CherryPy distinguishes itself by offering a built-in multithreaded server, options to save your app either as a WSGI or HTTP app, and a super adaptable plugin system. On top of this, it can run on PyPy (if you’re really looking to maximize performance), Jython and Android.

CherryPy is a great framework for building REST APIs. Flask is a good option here too, but reputationally CherryPy has the edge.

Any drawbacks? 

As well as the usual caveats you’d expect for microframeworks – they require more coding than a full stack, you’re on your own more etc – CherryPy is considered relatively difficult to use by some Python developers. Its documentation also isn’t quite as strong as other frameworks’, but this does seem to have been improving over the past couple of years.

A different approach: CubicWeb

CubicWeb logo

CubicWeb is an open source, full stack semantic framework that uses components called ‘cubes’ in place of views and models. These are joined together via a database, web server and configuration files to create an application.

What’s there to like? 

CubicWeb is similar to Django in that it’s all about reusable components – this saves a huge amount of time and means you don’t have to code from scratch. There’s also a range of useful features, including support for multiple databases, support for OWL, and some handy security workflows.

A major plus point is CubicWeb’s RQL embedding. This makes it super easy to manipulate data repositories and browse through relations or attributes.

Any drawbacks? 

There’s a lot of it. In some cases, this is an excellent thing. In others, the sheer number of functions CubicWeb offers can prove confusing, overbearing or downright unhelpful.

For performance: Tornado

tornado logo

Node.js’ rise in popularity has given rise to a parallel a spate of asynchronous frameworks built for Python, designed to take advantage of the improved application performance, enhanced responsiveness asynchronous programming. Tornado is one of these frameworks.

What’s there to like?

Performance, performance, performance.

If your app needs to run time-consuming processes for a large user base, Tornado’s asynchronous approach will really help you out. As well as templating tools, the framework offers support for real-time services, implementation of third-party authentication schemes, translation and localization, and does so whilst remaining lightning fast.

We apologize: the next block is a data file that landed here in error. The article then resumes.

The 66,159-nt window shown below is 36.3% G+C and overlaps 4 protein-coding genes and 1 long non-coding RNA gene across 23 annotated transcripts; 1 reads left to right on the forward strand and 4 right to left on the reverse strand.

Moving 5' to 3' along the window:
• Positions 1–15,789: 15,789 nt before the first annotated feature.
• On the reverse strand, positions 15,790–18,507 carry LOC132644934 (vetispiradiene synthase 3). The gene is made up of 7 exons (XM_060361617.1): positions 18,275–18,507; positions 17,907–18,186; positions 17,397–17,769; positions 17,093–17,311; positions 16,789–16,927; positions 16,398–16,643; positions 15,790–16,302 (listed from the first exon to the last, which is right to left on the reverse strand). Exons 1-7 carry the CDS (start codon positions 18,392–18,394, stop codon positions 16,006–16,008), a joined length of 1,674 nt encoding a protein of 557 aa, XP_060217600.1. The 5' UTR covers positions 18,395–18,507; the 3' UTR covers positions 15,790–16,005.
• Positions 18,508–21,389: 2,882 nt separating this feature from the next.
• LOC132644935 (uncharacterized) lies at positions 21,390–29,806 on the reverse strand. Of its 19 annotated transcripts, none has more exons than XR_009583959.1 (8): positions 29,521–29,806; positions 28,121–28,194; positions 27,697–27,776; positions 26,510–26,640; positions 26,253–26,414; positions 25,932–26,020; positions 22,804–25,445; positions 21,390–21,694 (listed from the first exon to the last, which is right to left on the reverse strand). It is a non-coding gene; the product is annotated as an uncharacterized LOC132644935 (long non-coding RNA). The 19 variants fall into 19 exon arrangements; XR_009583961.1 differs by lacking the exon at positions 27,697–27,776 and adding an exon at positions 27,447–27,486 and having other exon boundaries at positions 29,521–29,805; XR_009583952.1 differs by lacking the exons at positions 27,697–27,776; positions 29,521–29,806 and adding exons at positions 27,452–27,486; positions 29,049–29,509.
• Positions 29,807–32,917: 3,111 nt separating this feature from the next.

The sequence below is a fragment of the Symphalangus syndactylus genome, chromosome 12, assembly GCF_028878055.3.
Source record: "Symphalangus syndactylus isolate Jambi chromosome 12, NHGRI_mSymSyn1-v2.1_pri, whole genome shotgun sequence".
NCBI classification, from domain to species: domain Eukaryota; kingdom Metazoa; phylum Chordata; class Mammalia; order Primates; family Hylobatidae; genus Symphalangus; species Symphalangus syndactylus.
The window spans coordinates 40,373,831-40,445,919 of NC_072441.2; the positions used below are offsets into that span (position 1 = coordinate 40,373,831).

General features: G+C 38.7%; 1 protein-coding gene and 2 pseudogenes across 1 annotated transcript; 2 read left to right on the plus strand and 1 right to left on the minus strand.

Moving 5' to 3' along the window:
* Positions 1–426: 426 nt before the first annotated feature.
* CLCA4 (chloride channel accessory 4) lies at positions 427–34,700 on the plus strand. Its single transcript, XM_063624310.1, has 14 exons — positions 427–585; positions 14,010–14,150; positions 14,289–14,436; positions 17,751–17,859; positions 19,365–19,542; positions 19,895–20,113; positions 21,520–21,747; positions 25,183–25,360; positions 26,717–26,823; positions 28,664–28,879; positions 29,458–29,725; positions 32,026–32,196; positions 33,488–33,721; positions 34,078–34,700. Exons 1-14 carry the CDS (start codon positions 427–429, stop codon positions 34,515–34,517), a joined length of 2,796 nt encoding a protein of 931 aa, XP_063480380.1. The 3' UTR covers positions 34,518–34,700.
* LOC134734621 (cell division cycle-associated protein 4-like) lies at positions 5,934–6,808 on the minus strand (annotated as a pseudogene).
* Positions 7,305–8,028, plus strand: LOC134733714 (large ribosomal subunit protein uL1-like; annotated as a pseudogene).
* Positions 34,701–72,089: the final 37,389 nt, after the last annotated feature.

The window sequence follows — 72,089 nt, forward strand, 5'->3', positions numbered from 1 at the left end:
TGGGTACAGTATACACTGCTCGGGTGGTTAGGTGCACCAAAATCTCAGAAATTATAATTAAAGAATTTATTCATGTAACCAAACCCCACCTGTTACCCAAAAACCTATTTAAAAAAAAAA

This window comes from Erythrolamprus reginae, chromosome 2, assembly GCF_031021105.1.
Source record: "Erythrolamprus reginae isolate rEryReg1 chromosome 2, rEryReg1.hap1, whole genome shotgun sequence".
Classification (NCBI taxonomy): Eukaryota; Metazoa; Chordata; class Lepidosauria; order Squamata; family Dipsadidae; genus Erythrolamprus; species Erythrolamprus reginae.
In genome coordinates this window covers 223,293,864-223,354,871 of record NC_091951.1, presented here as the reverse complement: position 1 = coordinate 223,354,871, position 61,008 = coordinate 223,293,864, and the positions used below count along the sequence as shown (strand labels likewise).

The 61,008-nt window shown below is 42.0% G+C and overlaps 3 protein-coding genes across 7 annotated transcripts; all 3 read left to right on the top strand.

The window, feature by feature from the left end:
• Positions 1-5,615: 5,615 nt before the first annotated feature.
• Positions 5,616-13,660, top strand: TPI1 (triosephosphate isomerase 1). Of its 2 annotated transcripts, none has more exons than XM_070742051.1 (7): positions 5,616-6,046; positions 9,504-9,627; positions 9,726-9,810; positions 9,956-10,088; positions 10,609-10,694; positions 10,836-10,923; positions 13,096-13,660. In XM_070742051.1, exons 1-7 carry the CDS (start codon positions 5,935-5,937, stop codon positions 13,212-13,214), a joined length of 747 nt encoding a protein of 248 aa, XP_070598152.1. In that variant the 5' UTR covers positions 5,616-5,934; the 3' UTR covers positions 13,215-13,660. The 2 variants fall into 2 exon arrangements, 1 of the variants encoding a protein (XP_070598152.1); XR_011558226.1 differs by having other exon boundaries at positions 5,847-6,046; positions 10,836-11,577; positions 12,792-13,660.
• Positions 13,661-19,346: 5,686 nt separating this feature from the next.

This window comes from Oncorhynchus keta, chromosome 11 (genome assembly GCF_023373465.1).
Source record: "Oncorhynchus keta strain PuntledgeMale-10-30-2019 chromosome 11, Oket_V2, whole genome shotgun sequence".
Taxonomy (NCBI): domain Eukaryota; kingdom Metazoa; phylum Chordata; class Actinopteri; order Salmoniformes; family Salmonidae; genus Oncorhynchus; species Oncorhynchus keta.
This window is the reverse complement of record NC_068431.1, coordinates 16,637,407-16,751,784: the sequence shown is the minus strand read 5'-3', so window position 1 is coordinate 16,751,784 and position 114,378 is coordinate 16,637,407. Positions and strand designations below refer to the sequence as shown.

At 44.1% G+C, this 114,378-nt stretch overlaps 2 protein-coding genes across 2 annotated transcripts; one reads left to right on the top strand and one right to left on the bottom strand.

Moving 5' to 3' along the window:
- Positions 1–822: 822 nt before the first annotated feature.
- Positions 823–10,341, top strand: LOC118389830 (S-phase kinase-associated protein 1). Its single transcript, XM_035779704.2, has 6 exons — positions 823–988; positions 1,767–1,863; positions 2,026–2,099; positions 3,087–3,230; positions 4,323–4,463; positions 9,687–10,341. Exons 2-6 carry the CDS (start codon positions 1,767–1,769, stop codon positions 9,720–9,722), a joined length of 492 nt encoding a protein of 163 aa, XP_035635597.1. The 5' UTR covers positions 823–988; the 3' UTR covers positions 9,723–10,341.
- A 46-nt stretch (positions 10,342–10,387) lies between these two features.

It doesn’t require any external configuration and is relatively simple to get up and running, which is a nice little bonus too.

Any drawbacks?

Not so much a drawback, but do you really need this much power? It’s not the easiest of frameworks to use, and smaller apps could be served equally as well by something simpler. You may need to spend time getting everyone up to speed on asynchronous programming too, which could take a while.

It’s also worth noting that Python is traditionally a single-threaded language. Most existing tools and libraries (excluding the asynchio library which Tornado runs off) were designed with this style of programming in mind, so you will run into frustrating compatibility issues at times. It’ll be interesting to see if this changes with the rise of asynchronous programming’s popularity though – watch this space.

AI focus: TensorFlow

tensorflow logo

One of Python’s major advantages is that it’s more or less the language used for AI and machine learning, which are becoming ever more present in our day-to-day lives. With this in mind, it would be rude not to include an AI development framework in this list at some point, and TensorFlow is the industry standard.

What’s there to like? 

An open source platform originally developed by Google, TensorFlow is the most widely-used machine learning framework around right now. Feature-wise, there’s support for regressions, classifications, neural network creation and algorithms, and it can be run on CPU, GPU, desktop or mobile – perfect for teams on the go.

Any drawbacks? 

Not necessarily a drawback – but TensorFlow is very code-heavy. Even if you know your stuff, there’s a significant learning curve here. Once you get the hang of it there’s plenty of scope for creativity, and the framework scales well, but don’t expect to get going straight away.

TensorFlow’s main structural weakness is that it uses clunky static graph computations, which slows things down quite a lot. More recent Python-based AI frameworks use dynamically updated graphs, so it’ll be interesting to see whether TensorFlow can retain its popularity over the next few years.

One to watch: Masonite

Masonite logo

Up-and-coming full-stack framework Masonite makes ‘the Rails way’ accessible to Python developers for an equally fast alternative to Django – but lacks the maturity for a major build.

What’s there to like? 

If you’re a fan of how Ruby On Rails does things, but don’t have any Ruby developers to hand, this is the framework for you.

Essentially it’s Laravel, but for Python – and if you’ve got any experience using Laravel you’ll find it very easy to pick up indeed. It has the same emphasis on speed of development as Django, and its ambitious, rapidly expanding community certainly sees it as a potential rival to the Python behemoth a few years down the line.

Interesting features include an inbuilt CLI (‘Craft’) for scaffolding and running tasks, great support for unit testing and an IoC container for dependency injection.

Any drawbacks? 

If you hate ‘the Rails way’, you will hate Masonite – but then, different strokes for different folks. It’s not for everyone.

The Masonite community is enthusiastic but young. You might struggle to find solutions to your issues when things go south, and it’s probably not a mature enough framework to consider building anything major on right now. That said, it is fast and easy to use – for now, it’s a good bet for creating quick prototypes (and potentially catching a glimpse of the next big Python framework in action while you’re at it).